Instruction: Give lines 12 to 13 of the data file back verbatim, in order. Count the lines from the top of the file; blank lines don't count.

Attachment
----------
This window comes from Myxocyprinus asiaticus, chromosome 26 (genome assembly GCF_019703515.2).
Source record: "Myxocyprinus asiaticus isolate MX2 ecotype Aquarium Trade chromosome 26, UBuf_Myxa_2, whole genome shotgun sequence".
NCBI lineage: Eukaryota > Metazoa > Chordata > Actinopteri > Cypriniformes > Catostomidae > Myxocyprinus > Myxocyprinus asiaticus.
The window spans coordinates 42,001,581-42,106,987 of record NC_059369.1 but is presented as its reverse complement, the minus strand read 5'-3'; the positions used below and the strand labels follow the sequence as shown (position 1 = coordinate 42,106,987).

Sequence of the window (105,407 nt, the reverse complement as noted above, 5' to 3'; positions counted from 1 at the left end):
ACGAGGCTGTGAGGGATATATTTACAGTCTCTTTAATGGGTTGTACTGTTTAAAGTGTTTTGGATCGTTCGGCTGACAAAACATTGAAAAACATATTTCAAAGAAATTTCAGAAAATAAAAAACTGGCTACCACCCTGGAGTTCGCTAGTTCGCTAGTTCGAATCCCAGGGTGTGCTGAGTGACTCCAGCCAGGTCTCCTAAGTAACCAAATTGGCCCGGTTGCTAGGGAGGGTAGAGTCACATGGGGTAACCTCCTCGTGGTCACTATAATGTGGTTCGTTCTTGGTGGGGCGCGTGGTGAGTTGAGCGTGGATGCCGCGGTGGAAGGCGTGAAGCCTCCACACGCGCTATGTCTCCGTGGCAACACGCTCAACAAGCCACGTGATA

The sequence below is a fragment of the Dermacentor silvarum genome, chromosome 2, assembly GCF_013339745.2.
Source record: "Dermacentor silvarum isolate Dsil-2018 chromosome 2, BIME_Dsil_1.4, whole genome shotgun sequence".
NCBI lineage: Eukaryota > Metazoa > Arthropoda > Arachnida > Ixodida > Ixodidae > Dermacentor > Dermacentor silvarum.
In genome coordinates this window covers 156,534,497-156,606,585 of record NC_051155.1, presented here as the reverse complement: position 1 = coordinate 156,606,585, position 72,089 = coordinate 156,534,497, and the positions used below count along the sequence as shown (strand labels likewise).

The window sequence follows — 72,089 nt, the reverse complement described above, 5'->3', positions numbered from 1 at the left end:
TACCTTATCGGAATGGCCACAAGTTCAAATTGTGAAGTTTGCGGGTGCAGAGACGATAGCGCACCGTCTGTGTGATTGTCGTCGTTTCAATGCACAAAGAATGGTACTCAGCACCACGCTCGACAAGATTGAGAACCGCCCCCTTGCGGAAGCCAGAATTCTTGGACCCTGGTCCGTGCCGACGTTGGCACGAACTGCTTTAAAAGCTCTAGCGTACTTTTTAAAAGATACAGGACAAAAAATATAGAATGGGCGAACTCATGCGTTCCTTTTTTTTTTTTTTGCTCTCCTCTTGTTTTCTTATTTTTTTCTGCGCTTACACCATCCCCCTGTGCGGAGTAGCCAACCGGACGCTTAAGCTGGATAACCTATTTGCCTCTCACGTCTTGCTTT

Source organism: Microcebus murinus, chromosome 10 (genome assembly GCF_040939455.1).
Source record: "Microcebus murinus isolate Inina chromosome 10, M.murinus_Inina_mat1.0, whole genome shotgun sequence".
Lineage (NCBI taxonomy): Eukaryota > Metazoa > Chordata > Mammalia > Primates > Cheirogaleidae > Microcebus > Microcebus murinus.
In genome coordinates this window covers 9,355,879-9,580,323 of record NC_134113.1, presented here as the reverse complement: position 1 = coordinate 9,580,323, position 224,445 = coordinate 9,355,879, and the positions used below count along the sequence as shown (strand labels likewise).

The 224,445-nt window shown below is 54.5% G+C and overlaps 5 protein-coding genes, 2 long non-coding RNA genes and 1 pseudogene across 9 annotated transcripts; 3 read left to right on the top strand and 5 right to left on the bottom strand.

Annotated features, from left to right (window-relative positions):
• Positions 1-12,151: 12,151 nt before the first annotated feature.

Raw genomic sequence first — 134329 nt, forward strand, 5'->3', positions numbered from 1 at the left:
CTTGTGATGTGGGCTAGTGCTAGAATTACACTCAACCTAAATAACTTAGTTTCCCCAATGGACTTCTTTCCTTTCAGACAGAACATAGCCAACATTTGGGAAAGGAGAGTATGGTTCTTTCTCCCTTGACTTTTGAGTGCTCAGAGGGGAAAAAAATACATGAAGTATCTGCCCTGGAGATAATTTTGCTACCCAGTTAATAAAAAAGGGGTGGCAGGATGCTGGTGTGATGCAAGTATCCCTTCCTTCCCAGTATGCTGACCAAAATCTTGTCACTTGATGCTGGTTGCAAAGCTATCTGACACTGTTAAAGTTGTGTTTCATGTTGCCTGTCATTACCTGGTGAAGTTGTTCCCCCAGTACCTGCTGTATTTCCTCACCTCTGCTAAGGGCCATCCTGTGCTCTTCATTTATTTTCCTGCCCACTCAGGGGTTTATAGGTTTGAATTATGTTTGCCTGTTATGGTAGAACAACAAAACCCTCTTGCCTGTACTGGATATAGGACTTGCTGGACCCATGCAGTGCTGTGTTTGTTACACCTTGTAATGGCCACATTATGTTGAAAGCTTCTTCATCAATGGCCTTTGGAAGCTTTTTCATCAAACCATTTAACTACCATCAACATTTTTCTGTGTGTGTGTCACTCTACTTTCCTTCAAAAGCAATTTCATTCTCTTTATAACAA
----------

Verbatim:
TACCTTATCGGAATGGCCACAAGTTCAAATTGTGAAGTTTGCGGGTGCAGAGACGATAGCGCACCGTCTGTGTGATTGTCGTCGTTTCAATGCACAAAGAATGGTACTCAGCACCACGCTCGACAAGATTGAGAACCGCCCCCTTGCGGAAGCCAGAATTCTTGGACCCTGGTCCGTGCCGACGTTGGCACGAACTGCTTTAAAAGCTCTAGCGTACTTTTTAAAAGATACAGGACAAAAAATATAGAATGGGCGAACTCATGCGTTCCTTTTTTTTTTTTTTGCTCTCCTCTTGTTTTCTTATTTTTTTCTGCGCTTACACCATCCCCCTGTGCGGAGTAGCCAACCGGACGCTTAAGCTGGATAACCTATTTGCCTCTCACGTCTTGCTTT

Source organism: Microcebus murinus, chromosome 10 (genome assembly GCF_040939455.1).